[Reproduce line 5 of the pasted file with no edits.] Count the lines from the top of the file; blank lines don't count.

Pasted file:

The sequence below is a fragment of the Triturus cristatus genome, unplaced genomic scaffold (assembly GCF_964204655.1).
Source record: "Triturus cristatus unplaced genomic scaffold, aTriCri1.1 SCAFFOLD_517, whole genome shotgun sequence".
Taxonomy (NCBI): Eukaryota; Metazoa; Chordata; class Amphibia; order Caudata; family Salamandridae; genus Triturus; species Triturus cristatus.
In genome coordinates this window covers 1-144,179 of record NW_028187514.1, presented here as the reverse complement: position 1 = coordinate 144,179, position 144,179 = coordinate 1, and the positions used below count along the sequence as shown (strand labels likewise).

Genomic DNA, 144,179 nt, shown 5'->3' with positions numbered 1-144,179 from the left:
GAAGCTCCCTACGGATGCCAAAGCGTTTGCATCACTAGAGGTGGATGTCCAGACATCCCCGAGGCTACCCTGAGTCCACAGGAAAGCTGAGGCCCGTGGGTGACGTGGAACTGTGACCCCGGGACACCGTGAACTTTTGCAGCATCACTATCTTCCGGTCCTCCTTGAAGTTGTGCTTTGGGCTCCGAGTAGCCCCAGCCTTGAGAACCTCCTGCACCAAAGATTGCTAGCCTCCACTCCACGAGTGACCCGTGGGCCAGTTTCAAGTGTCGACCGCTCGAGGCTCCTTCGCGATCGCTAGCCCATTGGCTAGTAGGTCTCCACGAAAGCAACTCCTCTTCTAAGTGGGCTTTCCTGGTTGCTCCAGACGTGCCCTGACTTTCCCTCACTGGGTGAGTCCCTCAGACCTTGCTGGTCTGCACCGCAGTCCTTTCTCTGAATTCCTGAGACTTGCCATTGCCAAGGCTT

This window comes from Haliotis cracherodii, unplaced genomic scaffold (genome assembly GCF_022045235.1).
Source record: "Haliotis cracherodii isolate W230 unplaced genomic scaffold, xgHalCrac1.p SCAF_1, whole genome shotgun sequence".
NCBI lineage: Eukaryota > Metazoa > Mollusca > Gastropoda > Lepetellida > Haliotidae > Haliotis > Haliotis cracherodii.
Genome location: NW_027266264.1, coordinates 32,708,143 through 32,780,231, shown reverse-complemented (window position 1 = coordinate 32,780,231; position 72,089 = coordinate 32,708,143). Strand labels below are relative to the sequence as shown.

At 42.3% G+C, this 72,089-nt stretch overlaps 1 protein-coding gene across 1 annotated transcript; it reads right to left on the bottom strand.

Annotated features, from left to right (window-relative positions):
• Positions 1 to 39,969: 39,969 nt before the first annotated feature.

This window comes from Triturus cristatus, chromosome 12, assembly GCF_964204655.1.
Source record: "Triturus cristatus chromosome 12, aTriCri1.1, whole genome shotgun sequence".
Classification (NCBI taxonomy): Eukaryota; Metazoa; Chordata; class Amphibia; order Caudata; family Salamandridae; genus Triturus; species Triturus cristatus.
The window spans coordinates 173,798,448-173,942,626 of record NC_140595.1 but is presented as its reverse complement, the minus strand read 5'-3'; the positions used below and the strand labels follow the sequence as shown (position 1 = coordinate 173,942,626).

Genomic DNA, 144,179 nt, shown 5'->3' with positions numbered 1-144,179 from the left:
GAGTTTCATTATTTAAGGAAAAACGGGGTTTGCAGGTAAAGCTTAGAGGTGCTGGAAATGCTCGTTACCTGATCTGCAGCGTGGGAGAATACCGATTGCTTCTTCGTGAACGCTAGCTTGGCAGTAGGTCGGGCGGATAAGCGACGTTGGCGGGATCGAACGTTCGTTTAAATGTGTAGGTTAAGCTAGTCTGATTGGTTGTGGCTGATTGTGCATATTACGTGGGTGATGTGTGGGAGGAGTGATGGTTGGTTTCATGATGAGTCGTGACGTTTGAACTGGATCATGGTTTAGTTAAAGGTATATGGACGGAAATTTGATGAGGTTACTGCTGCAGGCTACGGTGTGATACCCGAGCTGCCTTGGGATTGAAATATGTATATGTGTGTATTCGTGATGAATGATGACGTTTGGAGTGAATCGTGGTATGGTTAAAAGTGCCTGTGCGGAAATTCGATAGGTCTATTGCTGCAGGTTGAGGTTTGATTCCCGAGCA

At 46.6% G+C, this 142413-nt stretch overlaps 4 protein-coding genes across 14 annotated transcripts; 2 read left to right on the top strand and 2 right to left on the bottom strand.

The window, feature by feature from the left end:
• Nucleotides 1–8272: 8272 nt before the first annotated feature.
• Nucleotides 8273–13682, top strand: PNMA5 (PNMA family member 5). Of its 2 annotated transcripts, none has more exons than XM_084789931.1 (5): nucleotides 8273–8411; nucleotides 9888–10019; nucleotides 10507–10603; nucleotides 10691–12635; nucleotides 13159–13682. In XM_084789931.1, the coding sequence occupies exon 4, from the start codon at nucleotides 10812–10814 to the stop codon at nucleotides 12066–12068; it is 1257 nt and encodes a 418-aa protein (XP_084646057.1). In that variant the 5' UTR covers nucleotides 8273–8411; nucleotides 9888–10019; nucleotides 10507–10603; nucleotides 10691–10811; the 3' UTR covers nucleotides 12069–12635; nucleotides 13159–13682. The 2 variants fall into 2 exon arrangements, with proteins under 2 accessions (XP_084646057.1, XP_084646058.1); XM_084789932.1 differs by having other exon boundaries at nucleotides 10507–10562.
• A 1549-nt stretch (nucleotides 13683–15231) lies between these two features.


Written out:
Genomic DNA, 144,179 nt, shown 5'->3' with positions numbered 1-144,179 from the left: